Get out the copas (glasses) and make sure to arrive hungry, as La Rioja is a destination bursting with fine wine and superlative gastronomy. It is Spain’s second-smallest Autonomous Community (after the Canary Islands), and yet both Riojan wines and the region’s culinary heritage are famous throughout Spain. Utilizing local produce as much as possible, Riojan gastronomy is all heart and soul – divine, but intensely nourishing and homely. Family-run inns and unpretentious casas de comidas are the staple of Riojan restaurants, offering home cooking that has much in common with that of neighboring Navarra, Aragon, and Leon.

However, while Riojan gastronomy has always been of high quality, in recent years a culinary shift has seen a stronger emphasis on experimentation and molecular cuisine. Of course, traditional restaurants still abound, but they have been joined by a firmament that values innovation as much as tradition. The result has been the awarding of Michelin stars, which can only enhance Rioja’s reputation as a premier food and wine region.

Grilled artichokes
Grilled artichokes

Alegrias Riojans
Alegrias Riojans

Indeed, budding chefs are really spoilt for choice when it comes to fresh produce. Market gardens are full of artichokes, asparagus, cardoons, borage, Swiss chard, aubergines, and courgettes. Small and fiery red chili peppers, alegrias Riojans, are a key component of local cuisine, as is wine. Many meat dishes involve wine and brandy – look out for solomillo al vino de Rioja ( beefsteak macerated in red Rioja and brandy, and cooked with shallots and mushrooms) – as do desserts. Traditional desserts are usually fruits poached in wine, while local pastries are made with walnuts and almonds.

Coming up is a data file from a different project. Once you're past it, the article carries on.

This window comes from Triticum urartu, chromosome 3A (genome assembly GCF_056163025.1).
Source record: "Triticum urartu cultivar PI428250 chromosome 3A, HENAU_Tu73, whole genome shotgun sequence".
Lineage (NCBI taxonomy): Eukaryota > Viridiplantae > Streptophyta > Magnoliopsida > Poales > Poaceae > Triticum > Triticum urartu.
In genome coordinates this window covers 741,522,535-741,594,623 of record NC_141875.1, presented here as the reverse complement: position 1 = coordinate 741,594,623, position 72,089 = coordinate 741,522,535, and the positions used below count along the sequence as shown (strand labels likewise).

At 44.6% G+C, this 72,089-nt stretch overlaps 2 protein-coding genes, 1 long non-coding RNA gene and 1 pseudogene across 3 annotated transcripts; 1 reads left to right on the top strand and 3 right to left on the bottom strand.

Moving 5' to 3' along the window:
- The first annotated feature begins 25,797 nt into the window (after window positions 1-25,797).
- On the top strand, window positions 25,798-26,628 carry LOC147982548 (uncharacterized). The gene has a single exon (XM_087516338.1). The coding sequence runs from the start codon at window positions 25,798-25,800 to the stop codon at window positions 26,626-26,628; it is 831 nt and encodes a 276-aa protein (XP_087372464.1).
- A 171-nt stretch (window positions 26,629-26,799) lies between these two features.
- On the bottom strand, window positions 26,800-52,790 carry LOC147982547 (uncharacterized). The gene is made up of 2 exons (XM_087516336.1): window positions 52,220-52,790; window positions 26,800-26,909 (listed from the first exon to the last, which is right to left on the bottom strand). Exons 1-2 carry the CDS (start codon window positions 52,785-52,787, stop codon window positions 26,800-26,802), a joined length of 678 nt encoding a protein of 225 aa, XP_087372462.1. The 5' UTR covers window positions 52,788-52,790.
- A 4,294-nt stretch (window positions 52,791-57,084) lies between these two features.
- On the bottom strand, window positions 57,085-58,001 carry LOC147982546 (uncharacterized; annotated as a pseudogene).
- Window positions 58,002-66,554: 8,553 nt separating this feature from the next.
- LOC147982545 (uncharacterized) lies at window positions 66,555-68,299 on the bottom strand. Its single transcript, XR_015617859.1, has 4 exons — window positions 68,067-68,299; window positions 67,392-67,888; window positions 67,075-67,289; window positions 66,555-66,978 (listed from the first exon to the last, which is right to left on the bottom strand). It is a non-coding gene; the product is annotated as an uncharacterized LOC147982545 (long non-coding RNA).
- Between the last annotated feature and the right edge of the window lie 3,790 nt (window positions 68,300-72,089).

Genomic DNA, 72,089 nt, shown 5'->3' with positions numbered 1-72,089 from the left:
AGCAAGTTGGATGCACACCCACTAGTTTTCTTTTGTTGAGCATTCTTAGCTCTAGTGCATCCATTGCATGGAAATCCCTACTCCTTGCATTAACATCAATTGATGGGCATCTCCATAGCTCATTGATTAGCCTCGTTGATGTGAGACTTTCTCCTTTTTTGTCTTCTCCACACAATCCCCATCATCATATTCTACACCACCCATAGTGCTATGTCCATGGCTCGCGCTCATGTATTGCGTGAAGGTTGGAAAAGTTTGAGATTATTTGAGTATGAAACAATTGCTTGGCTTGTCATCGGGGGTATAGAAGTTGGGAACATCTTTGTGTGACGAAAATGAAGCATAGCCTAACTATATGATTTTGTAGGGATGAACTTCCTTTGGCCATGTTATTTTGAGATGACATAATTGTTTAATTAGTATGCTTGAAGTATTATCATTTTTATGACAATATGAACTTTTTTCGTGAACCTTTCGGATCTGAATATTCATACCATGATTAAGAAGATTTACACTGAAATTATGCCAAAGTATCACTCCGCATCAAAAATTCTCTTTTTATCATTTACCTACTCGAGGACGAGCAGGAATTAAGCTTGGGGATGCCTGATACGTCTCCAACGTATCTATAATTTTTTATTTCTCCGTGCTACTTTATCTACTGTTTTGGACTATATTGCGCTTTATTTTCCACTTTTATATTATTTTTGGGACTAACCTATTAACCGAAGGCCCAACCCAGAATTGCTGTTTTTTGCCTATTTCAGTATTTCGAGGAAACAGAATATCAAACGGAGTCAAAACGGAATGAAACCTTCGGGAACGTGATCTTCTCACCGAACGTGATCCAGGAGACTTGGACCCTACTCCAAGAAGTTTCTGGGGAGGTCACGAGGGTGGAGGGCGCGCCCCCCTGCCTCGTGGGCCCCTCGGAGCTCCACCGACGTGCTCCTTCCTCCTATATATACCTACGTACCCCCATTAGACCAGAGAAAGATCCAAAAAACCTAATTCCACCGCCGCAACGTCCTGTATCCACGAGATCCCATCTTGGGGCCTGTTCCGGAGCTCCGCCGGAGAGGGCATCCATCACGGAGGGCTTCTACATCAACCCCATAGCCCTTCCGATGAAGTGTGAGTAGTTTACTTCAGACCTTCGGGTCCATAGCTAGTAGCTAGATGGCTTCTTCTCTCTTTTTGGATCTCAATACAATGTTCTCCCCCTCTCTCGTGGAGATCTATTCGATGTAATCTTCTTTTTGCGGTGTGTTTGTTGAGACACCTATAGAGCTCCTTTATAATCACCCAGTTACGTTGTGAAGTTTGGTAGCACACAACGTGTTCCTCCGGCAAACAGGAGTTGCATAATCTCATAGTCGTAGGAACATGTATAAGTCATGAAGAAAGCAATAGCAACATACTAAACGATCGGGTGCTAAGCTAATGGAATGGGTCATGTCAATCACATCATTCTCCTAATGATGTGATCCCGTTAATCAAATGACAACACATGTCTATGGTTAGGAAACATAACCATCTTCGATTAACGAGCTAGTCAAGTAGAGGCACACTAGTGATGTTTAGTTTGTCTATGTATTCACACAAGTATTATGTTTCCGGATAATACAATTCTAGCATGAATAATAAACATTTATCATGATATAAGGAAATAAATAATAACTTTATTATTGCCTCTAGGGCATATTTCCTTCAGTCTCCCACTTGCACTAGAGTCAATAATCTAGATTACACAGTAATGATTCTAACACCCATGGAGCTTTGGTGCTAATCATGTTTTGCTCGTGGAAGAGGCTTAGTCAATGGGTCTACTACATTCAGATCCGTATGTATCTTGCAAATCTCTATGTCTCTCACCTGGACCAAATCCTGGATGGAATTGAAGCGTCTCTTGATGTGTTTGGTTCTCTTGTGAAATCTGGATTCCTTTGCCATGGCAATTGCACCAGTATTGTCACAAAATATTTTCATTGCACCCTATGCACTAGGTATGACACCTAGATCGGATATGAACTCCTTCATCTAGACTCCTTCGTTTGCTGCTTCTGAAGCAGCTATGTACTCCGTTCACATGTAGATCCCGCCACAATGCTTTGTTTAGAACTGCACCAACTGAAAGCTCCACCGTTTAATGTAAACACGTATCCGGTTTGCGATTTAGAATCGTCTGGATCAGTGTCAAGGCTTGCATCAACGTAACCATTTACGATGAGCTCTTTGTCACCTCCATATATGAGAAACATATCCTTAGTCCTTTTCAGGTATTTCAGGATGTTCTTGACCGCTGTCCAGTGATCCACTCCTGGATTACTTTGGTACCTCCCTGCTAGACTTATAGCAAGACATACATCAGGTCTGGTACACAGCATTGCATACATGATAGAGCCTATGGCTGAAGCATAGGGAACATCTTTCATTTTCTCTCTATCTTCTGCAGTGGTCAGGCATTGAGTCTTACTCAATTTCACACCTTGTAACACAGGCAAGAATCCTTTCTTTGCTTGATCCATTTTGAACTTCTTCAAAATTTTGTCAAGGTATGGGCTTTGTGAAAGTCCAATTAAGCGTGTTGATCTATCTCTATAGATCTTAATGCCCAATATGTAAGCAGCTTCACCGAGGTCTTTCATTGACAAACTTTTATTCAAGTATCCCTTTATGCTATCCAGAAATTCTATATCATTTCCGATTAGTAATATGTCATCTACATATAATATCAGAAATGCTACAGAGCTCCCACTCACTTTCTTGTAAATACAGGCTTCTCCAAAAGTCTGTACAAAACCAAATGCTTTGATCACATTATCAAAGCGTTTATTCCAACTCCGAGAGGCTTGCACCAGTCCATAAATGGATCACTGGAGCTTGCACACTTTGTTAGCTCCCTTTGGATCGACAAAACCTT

Yet the food culture in Rioja’s mountain areas is quite distinctive. Pork is vital; all kinds of cured pork products – chorizo, salchichon and a delicious sweet blood sausage made with rice – go into stews rich with the mottled caparrones (kidney beans) and red beans. Wild boar, venison, partridge, hare, and quail are all regular guests on menus. But perhaps Rioja’s greatest culinary treasure is its tradition of grilling lamb over smoldering vine prunings. Chuletas, which are lamb chops from very young lamb, taste unbelievably moreish when cooked over vine shoot embers. Lechazo asado or cordero lechal asado, which is young milk-fed lamb rubbed with garlic and roasted in a hot wood-fired oven until tender, defies words. Freshwater crayfish, trout and salt cod are also popular in La Rioja. The fresh, salty, slightly acidic goat’s cheese Camerano rounds off this gastronomic feast nicely. It makes a divine tapa, served over caramelized onions.